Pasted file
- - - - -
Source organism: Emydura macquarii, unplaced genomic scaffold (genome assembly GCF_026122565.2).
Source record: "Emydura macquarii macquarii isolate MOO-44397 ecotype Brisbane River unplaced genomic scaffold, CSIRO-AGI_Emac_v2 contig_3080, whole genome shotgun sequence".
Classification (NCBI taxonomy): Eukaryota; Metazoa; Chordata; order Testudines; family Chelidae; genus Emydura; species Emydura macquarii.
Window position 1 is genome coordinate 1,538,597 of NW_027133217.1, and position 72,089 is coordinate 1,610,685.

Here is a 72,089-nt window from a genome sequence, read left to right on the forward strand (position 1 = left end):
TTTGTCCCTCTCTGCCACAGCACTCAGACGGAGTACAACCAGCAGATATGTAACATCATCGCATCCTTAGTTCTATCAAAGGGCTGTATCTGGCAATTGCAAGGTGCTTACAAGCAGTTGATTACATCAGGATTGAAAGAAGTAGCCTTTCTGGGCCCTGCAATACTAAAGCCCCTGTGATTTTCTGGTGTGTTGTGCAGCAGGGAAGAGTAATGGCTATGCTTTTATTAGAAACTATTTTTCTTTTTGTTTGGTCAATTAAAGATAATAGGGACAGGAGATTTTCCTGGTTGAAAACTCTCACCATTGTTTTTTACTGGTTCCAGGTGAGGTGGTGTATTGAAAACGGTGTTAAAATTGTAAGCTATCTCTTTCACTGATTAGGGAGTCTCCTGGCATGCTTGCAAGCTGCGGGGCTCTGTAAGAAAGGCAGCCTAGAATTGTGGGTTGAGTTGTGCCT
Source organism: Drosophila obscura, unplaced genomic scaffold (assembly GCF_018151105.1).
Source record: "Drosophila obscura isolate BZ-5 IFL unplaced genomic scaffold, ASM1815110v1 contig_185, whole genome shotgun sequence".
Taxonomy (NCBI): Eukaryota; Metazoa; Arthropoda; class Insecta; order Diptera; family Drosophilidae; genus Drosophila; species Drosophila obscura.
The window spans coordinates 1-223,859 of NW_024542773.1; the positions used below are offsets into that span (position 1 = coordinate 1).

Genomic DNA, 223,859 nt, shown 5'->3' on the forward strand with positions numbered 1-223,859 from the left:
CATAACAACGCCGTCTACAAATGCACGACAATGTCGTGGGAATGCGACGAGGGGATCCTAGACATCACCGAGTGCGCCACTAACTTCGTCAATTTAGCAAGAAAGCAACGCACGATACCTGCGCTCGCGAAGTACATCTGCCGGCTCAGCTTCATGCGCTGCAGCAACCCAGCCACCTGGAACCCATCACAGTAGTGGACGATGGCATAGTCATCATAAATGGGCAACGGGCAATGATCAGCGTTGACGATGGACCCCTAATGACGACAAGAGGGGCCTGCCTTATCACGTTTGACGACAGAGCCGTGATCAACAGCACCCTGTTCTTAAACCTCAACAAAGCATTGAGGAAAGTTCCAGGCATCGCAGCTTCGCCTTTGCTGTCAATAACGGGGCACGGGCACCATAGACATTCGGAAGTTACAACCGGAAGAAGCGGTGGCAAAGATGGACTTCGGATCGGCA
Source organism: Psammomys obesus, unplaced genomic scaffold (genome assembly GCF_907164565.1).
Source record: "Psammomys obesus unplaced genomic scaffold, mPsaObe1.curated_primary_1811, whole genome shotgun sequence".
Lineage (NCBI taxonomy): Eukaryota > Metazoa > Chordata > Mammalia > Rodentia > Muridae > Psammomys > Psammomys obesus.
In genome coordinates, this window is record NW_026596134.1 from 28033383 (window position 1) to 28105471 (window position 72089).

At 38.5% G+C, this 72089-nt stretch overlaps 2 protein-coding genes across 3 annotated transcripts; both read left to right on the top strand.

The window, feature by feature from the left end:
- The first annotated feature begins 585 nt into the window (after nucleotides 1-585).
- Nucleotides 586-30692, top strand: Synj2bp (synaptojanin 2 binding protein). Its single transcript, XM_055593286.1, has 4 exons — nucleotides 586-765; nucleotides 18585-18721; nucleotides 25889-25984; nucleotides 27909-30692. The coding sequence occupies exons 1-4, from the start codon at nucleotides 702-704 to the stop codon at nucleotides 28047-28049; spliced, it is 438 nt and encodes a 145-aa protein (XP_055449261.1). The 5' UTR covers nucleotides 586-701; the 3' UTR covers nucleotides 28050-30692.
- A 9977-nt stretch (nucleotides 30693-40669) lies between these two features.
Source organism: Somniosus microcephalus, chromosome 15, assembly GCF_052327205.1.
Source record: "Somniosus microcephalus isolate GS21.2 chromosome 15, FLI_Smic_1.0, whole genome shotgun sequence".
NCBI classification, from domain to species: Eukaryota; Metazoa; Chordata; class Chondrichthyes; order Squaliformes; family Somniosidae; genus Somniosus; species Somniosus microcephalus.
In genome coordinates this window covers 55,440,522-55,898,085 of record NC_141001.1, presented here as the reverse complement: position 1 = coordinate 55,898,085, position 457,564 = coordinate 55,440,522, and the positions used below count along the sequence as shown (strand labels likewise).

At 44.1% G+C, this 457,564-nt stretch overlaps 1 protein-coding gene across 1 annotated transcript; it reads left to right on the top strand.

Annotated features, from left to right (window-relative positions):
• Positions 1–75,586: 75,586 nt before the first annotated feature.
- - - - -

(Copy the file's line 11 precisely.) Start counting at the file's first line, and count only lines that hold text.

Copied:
Genomic DNA, 223,859 nt, shown 5'->3' on the forward strand with positions numbered 1-223,859 from the left: